Saturday, May 21, 2005

Uzbekistan: the domino effect?

Central Asia : Unstable forecast. Uzbek President Islam
Karimov may be the next authoritarian head of state to
fall in former Soviet Central Asia, but he is unlikely
to relinquish power peacefully.


"The rising tide of unrest in Uzbekistan is destabilizing
the increasingly authoritarian regime of President Islam

Karimov - who has been president of Uzbekistan since
1990 - shares much in common with other regional
survivors from the Soviet era. He became first
secretary of the Communist Party of Uzbekistan in 1989
and has since managed to hold onto his position despite
independence from the Soviet Union in 1991. However,
his record in office has been controversial.

Any challenge to Karimov's rule is routinely branded
'Islamic extremism' and the president has responded with
characteristically colourful language, as well as with
armed force. For example, during a spate of violent
incidents in March 1999, he announced: "I am prepared to
rip off the heads of 200 people, to sacrifice their
lives, in order to save peace and calm in the republic.
If my child chose such a path, I myself would rip off
his head."

Although there have been small protests against the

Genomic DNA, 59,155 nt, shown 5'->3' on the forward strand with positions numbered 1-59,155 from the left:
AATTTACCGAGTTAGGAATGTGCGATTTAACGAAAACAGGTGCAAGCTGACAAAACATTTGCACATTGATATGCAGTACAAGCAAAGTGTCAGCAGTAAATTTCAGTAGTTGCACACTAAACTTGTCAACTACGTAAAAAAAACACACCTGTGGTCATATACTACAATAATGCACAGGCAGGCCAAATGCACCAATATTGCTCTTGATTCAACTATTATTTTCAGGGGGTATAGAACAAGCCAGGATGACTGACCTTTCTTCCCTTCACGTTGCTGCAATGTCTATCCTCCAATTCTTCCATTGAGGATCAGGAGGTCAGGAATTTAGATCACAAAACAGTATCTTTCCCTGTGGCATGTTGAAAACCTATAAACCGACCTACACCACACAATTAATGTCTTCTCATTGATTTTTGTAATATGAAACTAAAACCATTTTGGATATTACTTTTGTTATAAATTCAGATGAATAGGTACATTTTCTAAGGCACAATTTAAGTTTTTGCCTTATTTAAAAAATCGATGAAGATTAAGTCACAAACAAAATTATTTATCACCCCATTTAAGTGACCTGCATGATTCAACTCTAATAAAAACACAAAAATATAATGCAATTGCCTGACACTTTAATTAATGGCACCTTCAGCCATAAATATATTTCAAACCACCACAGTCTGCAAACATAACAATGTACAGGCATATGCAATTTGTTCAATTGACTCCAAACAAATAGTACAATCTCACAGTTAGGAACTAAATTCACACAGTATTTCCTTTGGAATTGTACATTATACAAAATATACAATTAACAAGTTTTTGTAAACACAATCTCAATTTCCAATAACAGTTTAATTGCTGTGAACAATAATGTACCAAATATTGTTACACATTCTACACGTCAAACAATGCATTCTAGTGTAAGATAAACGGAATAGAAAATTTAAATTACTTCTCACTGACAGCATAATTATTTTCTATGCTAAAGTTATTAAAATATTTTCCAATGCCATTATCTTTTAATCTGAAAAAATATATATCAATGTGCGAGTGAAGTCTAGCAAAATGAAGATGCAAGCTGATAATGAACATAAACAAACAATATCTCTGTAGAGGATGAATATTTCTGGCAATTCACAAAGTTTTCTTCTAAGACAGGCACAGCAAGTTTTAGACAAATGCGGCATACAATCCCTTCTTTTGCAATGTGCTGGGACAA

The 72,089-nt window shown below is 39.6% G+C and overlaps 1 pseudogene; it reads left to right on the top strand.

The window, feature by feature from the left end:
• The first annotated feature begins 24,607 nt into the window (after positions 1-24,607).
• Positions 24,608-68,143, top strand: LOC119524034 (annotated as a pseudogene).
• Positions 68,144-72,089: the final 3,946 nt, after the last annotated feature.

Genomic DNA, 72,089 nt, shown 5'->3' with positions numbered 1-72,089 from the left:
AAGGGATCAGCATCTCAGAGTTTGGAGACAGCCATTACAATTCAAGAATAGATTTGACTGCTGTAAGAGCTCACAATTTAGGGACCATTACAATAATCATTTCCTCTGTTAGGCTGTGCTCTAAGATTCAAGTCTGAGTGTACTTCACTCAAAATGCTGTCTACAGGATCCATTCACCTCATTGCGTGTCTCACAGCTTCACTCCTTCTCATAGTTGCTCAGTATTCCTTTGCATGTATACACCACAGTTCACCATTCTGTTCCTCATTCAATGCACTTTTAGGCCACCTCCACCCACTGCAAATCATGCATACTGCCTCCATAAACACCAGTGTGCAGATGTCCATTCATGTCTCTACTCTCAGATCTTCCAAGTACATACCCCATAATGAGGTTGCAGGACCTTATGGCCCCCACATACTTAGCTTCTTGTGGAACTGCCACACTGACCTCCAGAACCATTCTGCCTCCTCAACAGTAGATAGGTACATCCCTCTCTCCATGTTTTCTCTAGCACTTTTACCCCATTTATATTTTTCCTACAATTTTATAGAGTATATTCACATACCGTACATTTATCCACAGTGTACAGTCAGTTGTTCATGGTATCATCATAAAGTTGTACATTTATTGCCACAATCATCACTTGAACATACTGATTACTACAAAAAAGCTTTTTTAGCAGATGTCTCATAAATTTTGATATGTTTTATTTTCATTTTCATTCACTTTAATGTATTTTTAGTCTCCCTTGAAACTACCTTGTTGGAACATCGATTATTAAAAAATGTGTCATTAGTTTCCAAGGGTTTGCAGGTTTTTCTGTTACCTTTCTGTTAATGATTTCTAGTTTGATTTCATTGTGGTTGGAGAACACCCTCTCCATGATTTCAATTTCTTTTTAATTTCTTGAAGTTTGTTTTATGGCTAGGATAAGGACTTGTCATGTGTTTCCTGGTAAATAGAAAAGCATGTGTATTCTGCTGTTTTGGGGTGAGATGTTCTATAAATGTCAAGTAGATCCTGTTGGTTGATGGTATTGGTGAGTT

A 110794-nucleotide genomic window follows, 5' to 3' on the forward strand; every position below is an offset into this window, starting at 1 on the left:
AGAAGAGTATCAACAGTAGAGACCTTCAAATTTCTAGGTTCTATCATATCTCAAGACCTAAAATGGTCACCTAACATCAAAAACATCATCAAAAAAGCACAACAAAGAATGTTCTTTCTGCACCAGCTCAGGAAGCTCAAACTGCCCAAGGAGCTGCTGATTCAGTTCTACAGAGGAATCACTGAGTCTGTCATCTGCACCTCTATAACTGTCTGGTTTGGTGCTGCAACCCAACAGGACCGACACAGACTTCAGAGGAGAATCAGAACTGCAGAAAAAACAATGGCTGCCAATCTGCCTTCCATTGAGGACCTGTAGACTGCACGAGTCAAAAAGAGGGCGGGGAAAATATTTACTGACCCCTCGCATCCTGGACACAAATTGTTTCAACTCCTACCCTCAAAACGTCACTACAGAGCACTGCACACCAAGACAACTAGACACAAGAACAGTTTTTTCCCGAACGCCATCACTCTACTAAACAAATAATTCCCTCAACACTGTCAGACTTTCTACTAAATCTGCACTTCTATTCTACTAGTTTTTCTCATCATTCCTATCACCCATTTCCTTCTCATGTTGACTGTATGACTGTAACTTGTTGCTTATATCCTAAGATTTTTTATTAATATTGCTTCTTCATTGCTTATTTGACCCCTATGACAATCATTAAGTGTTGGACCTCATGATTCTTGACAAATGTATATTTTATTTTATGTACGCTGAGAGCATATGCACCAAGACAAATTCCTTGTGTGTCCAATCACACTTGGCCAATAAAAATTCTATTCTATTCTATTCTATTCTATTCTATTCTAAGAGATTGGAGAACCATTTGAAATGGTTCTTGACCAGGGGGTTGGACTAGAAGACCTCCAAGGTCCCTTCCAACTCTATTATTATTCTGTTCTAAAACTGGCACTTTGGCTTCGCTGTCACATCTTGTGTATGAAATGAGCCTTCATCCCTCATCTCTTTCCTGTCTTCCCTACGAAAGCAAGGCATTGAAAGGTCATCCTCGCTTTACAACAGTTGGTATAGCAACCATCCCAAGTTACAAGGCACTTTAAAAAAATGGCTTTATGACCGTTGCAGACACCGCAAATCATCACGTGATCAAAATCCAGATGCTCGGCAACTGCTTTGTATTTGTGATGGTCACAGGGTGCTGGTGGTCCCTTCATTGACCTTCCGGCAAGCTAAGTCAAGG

government previously - including a tiny demonstration
involving around 60 people in the capital Tashkent
earlier this month - widespread opposition in the
eastern city of Andijan represents the most serious
challenge to Karimov's authority. Amid unconfirmed
reports that as many as 500 people may have been killed
and thousands of others wounded during a security
crackdown by Uzbek military forces, hundreds of refugees
have already fled across the border into neighbouring
Kyrgyzstan. There is a significant ethnic Uzbek
population living in the border area.

Unlike Askar Akayev, Karimov's fallen counterpart in
Kyrgyzstan, the Uzbek president is unlikely to withdraw
from his country in order to avoid further bloodshed.
This determination to crush all opposition by force
means that further military repression can be expected
as discontent with the regime in Tashkent mounts amid
popular anger over the deaths in Andijan. Uzbekistan is
set to be the next 'domino state' in Central Asia, but
the revolution can be expected to come at a far higher
price than in Kyrgyzstan."

end of quotes

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